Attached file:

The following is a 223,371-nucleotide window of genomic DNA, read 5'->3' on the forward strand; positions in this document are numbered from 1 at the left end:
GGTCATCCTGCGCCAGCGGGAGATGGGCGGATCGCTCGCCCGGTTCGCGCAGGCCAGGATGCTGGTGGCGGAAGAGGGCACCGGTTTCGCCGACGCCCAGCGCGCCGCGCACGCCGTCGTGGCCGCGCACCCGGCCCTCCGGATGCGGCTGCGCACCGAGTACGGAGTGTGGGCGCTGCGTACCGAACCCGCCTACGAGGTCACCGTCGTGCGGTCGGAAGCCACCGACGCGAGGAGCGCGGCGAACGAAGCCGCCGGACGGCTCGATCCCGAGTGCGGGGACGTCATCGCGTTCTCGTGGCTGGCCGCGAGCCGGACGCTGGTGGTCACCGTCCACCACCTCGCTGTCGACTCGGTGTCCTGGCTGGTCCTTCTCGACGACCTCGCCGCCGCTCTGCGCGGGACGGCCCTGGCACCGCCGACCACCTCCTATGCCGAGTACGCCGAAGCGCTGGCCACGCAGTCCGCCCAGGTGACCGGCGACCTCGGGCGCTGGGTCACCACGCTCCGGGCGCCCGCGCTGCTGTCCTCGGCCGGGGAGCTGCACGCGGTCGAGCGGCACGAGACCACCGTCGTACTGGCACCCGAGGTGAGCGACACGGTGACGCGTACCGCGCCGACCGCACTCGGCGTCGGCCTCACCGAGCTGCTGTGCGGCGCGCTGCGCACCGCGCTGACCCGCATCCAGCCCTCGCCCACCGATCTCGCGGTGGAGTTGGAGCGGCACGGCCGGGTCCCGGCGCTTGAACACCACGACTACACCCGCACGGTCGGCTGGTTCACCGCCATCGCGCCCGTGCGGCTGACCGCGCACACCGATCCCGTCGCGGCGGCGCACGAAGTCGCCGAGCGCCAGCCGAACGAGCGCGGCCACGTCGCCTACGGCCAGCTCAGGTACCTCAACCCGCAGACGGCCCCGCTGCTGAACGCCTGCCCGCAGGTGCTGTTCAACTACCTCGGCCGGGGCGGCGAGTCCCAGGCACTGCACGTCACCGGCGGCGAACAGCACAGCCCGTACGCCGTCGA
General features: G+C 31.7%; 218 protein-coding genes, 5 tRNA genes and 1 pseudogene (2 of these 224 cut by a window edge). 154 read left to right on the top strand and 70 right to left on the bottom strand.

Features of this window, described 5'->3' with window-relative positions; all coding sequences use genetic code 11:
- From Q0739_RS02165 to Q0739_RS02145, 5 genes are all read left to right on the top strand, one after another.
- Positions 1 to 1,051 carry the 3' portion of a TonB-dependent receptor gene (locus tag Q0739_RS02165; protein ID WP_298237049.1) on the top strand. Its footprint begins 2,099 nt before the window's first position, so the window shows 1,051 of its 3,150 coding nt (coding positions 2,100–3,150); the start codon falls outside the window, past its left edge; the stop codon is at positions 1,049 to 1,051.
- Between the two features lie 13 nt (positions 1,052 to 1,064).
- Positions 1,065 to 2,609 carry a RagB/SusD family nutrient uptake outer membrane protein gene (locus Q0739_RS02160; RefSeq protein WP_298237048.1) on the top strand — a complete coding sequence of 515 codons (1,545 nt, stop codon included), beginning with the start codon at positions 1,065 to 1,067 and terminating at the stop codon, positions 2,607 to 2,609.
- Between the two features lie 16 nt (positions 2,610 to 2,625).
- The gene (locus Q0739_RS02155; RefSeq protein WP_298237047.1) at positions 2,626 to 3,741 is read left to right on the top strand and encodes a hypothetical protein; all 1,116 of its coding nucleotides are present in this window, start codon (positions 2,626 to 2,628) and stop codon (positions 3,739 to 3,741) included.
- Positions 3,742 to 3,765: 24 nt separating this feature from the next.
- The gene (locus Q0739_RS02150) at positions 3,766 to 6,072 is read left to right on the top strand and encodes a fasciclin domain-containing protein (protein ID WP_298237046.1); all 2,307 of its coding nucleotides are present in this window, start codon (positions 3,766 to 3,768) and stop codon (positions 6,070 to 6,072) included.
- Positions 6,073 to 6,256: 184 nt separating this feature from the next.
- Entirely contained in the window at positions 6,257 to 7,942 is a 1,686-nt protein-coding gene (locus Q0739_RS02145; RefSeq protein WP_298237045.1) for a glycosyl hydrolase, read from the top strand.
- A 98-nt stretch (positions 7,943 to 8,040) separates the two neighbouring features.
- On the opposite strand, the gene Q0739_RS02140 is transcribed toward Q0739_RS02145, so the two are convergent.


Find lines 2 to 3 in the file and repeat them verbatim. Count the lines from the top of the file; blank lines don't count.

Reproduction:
GGTCATCCTGCGCCAGCGGGAGATGGGCGGATCGCTCGCCCGGTTCGCGCAGGCCAGGATGCTGGTGGCGGAAGAGGGCACCGGTTTCGCCGACGCCCAGCGCGCCGCGCACGCCGTCGTGGCCGCGCACCCGGCCCTCCGGATGCGGCTGCGCACCGAGTACGGAGTGTGGGCGCTGCGTACCGAACCCGCCTACGAGGTCACCGTCGTGCGGTCGGAAGCCACCGACGCGAGGAGCGCGGCGAACGAAGCCGCCGGACGGCTCGATCCCGAGTGCGGGGACGTCATCGCGTTCTCGTGGCTGGCCGCGAGCCGGACGCTGGTGGTCACCGTCCACCACCTCGCTGTCGACTCGGTGTCCTGGCTGGTCCTTCTCGACGACCTCGCCGCCGCTCTGCGCGGGACGGCCCTGGCACCGCCGACCACCTCCTATGCCGAGTACGCCGAAGCGCTGGCCACGCAGTCCGCCCAGGTGACCGGCGACCTCGGGCGCTGGGTCACCACGCTCCGGGCGCCCGCGCTGCTGTCCTCGGCCGGGGAGCTGCACGCGGTCGAGCGGCACGAGACCACCGTCGTACTGGCACCCGAGGTGAGCGACACGGTGACGCGTACCGCGCCGACCGCACTCGGCGTCGGCCTCACCGAGCTGCTGTGCGGCGCGCTGCGCACCGCGCTGACCCGCATCCAGCCCTCGCCCACCGATCTCGCGGTGGAGTTGGAGCGGCACGGCCGGGTCCCGGCGCTTGAACACCACGACTACACCCGCACGGTCGGCTGGTTCACCGCCATCGCGCCCGTGCGGCTGACCGCGCACACCGATCCCGTCGCGGCGGCGCACGAAGTCGCCGAGCGCCAGCCGAACGAGCGCGGCCACGTCGCCTACGGCCAGCTCAGGTACCTCAACCCGCAGACGGCCCCGCTGCTGAACGCCTGCCCGCAGGTGCTGTTCAACTACCTCGGCCGGGGCGGCGAGTCCCAGGCACTGCACGTCACCGGCGGCGAACAGCACAGCCCGTACGCCGTCGA
General features: G+C 31.7%; 218 protein-coding genes, 5 tRNA genes and 1 pseudogene (2 of these 224 cut by a window edge). 154 read left to right on the top strand and 70 right to left on the bottom strand.